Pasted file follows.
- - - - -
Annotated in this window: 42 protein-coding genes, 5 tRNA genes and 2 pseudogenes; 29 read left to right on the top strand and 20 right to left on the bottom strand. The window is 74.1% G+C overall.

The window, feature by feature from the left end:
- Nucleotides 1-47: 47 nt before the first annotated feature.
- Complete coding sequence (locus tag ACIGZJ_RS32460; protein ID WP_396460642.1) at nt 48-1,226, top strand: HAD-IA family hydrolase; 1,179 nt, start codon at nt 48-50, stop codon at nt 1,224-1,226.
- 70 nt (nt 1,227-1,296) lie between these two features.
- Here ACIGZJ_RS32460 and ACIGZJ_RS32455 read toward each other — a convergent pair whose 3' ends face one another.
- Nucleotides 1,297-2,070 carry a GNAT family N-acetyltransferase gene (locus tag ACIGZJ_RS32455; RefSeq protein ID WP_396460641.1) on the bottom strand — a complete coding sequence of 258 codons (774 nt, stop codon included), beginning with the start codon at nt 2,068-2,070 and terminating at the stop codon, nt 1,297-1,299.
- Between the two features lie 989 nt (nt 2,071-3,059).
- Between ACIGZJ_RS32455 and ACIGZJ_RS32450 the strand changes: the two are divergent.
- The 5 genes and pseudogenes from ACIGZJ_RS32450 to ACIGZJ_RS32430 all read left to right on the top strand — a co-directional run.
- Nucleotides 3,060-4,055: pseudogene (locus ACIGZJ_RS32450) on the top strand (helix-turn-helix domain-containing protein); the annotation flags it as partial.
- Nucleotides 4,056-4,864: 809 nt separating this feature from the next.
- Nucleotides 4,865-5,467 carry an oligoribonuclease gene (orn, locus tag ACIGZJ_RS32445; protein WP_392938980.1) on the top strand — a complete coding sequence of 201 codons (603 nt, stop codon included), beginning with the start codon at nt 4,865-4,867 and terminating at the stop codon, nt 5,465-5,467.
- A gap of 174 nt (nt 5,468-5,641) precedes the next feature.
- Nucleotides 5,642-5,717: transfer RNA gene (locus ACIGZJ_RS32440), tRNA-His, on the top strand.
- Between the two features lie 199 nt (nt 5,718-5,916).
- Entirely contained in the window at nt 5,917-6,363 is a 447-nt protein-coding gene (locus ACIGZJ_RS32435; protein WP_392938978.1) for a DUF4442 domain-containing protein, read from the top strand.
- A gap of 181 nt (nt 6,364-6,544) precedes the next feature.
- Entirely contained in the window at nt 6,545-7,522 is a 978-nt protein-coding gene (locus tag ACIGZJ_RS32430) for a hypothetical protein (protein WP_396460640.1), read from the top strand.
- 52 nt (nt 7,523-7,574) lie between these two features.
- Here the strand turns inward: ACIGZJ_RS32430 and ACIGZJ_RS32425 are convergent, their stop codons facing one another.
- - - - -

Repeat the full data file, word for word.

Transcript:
Annotated in this window: 42 protein-coding genes, 5 tRNA genes and 2 pseudogenes; 29 read left to right on the top strand and 20 right to left on the bottom strand. The window is 74.1% G+C overall.

The window, feature by feature from the left end:
- Nucleotides 1-47: 47 nt before the first annotated feature.
- Complete coding sequence (locus tag ACIGZJ_RS32460; protein ID WP_396460642.1) at nt 48-1,226, top strand: HAD-IA family hydrolase; 1,179 nt, start codon at nt 48-50, stop codon at nt 1,224-1,226.
- 70 nt (nt 1,227-1,296) lie between these two features.
- Here ACIGZJ_RS32460 and ACIGZJ_RS32455 read toward each other — a convergent pair whose 3' ends face one another.
- Nucleotides 1,297-2,070 carry a GNAT family N-acetyltransferase gene (locus tag ACIGZJ_RS32455; RefSeq protein ID WP_396460641.1) on the bottom strand — a complete coding sequence of 258 codons (774 nt, stop codon included), beginning with the start codon at nt 2,068-2,070 and terminating at the stop codon, nt 1,297-1,299.
- Between the two features lie 989 nt (nt 2,071-3,059).
- Between ACIGZJ_RS32455 and ACIGZJ_RS32450 the strand changes: the two are divergent.
- The 5 genes and pseudogenes from ACIGZJ_RS32450 to ACIGZJ_RS32430 all read left to right on the top strand — a co-directional run.
- Nucleotides 3,060-4,055: pseudogene (locus ACIGZJ_RS32450) on the top strand (helix-turn-helix domain-containing protein); the annotation flags it as partial.
- Nucleotides 4,056-4,864: 809 nt separating this feature from the next.
- Nucleotides 4,865-5,467 carry an oligoribonuclease gene (orn, locus tag ACIGZJ_RS32445; protein WP_392938980.1) on the top strand — a complete coding sequence of 201 codons (603 nt, stop codon included), beginning with the start codon at nt 4,865-4,867 and terminating at the stop codon, nt 5,465-5,467.
- A gap of 174 nt (nt 5,468-5,641) precedes the next feature.
- Nucleotides 5,642-5,717: transfer RNA gene (locus ACIGZJ_RS32440), tRNA-His, on the top strand.
- Between the two features lie 199 nt (nt 5,718-5,916).
- Entirely contained in the window at nt 5,917-6,363 is a 447-nt protein-coding gene (locus ACIGZJ_RS32435; protein WP_392938978.1) for a DUF4442 domain-containing protein, read from the top strand.
- A gap of 181 nt (nt 6,364-6,544) precedes the next feature.
- Entirely contained in the window at nt 6,545-7,522 is a 978-nt protein-coding gene (locus tag ACIGZJ_RS32430) for a hypothetical protein (protein WP_396460640.1), read from the top strand.
- 52 nt (nt 7,523-7,574) lie between these two features.
- Here the strand turns inward: ACIGZJ_RS32430 and ACIGZJ_RS32425 are convergent, their stop codons facing one another.